Me and Earl and the Dying Girl Review

me_and_earl_and_the_dying_girl“Me and Earl and the Dying Girl” by Jesse Andrews

Released: March 1, 2012

Genre: Young Adult, Contemporary, Humor, Fiction

Rating: 2 out of 5 stars.

This book caught my interest due to the unique cover, it was added to my list. Then, the movie was coming out and I like to read books before seeing the movie, if I know beforehand it’s a book. But I never saw the movie and still haven’t. I heard it’s good which hasn’t done much for me as I didn’t really like the book. It was disappointing. I understood the point which was fine but it’s just not my kind of book I guess. I think it’s one of those either you like it or you don’t.

Pros:

The Cover. It’s a nice cover, the picture is above and the saying “don’t judge a book by it’s cover” doesn’t always apply because when I looked at this cover, it seems like I would like it. It’s so unique. I also appreciated the inclusion of an African-American character, especially on such an interesting cover. I liked the “puppet” look too.

The writing style. The script like form was different. I read a lot of books, especially a lot of young adult and I have yet to come across a non-play (lol) that is written like one. It has bullet points, names for dialogue and all that was unique and pretty great.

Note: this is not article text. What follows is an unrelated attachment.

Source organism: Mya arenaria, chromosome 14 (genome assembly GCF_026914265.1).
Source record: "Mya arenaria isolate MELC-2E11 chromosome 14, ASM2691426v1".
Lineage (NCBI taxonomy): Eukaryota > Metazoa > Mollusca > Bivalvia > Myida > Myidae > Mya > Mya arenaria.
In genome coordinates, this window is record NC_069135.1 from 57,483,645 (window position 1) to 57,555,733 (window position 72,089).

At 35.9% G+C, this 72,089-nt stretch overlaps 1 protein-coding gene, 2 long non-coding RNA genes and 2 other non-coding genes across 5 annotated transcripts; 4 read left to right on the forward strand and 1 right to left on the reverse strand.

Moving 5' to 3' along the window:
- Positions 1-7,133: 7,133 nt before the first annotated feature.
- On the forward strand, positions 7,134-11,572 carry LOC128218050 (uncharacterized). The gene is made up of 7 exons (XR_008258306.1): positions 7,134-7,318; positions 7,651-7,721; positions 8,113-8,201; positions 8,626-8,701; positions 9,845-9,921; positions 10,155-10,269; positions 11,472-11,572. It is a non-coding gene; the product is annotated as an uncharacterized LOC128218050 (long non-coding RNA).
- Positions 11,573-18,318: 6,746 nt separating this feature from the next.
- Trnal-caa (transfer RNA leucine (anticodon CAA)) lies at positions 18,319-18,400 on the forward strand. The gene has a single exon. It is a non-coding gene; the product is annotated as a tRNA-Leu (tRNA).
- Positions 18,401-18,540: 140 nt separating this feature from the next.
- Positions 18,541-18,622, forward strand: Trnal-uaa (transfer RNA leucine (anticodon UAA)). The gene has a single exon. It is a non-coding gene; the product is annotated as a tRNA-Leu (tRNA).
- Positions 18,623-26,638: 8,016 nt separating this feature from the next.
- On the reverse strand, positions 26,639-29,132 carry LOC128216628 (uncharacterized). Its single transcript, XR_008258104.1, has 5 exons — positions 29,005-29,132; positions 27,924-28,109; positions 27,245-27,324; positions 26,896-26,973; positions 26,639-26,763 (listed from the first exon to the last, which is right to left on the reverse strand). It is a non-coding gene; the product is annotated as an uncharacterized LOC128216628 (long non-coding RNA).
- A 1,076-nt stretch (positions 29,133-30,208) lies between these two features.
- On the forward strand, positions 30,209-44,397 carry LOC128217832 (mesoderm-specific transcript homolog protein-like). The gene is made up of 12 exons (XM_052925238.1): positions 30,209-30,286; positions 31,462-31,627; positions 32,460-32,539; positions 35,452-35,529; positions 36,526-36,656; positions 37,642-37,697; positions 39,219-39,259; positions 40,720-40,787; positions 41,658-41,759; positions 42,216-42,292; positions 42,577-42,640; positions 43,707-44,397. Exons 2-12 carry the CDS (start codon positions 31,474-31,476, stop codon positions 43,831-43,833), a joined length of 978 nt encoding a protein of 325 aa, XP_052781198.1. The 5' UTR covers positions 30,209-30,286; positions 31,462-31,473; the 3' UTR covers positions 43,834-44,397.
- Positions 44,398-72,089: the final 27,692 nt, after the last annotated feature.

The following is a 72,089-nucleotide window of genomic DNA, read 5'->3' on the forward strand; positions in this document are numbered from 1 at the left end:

The inclusion of Earl & Greg’s films. The two were completely different people but managed to find middle ground and a friendship due to their enjoyment of movies. The fact that they recreate movies they like in odd and original ways was fun and interesting to read about. Both of the boys recognized their films were bad but they were fun and that’s all that mattered to them. They weren’t doing it to be famous one day, or to put their work on the internet for other people’s enjoyment, they did it because they liked it and it was fun. That’s refreshing. Everyone’s always doing something for recognition or fame, and they just wanted to have fun. Not to mention, they were also afraid to share them due to their horrible film-making.

Earl Jackson. I liked him because he was unapologetic. I didn’t care for his potty mouth and his broken stereotypical circumstances but as a separate entity, I enjoyed him for the most part. He was strong, sarcastic, firm and really short lol. It actually made me think of a really good friend I had back in middle school. He was small, but loud and I think that’s why I took a liking to Earl. I also appreciated his initiative. Earl seemed business savvy, smart and he liked to take charge and get things done. If it wasn’t for him, I don’t think Greg would have made anymore “effort” to visit Rachel. Plus, Earl actually liked Rachel, their friendship was way more believable than either of them being friends with Greg.